- The accident
- The way home
- The Emergency Room
- The immobile arm
- The follow-up doctor’s visits
- The physical therapy
- The aftermath
The Immobile Arm
Have you thought about what life is like when you can only use your left arm? Have you tried to put on socks with only one hand? Wash yourself? Wipe your butt? Eat your food?
I had never thought about any of that. Yet, I had the doctor’s instructions to keep my arm immobile for several weeks, supported by evidence that I tried to move my arm, it hurt like crazy, so I was better off just keeping it in the immobilizer.
Life is surprisingly livable with one hand when you have support at home. My work involves computers, so I thought I could type with both hands after a few days. No luck. As soon as I tried to move my upper arm even a little bit into a typing position, it signaled to me in the form of insane pain, “too early. Chillax, don’t do it.”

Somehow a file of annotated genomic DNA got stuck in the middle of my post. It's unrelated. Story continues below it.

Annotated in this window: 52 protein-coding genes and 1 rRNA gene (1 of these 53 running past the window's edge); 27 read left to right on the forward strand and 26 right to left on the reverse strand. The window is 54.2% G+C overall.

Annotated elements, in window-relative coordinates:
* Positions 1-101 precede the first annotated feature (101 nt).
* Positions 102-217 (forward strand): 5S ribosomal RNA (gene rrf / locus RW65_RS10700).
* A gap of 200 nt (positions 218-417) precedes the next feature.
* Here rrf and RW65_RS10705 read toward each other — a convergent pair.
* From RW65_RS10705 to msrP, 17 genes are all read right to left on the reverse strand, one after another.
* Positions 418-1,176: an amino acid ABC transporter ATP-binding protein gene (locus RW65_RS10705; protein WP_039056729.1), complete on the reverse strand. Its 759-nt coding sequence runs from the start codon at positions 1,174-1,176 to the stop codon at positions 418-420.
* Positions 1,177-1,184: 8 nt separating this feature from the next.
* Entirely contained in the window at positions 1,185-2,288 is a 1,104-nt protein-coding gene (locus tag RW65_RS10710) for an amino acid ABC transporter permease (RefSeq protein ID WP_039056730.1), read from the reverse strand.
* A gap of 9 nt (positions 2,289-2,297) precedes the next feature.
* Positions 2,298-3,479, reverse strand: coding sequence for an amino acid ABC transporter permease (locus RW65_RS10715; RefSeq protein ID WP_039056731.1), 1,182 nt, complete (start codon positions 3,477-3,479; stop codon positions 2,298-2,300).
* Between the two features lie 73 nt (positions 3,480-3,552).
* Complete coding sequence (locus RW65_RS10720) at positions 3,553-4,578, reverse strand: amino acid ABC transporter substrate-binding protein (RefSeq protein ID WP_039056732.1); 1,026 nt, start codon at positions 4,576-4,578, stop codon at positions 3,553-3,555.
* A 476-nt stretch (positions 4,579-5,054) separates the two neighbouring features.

Typing with my remaining good arm was possible, but I got tired after a few hours, probably from a mix of physical and psychological stress. I could read all I wanted, and I could type a bit, but not really work in the traditional sense. I had to find something else to do.
Fortunately, I had a few activities planned before the accident that I never had found time for: watch all the WWDC 2012 videos, and read a C++ book and do its exercises. I did exactly that, and gained a lot professionally. As strange as it sounds, breaking my arm was good for my career as it let me find time for these two things. And god bless the Kindle, as it is a great device to hold even with one arm. I also got an iPad Mini during that time, which is equally great.Share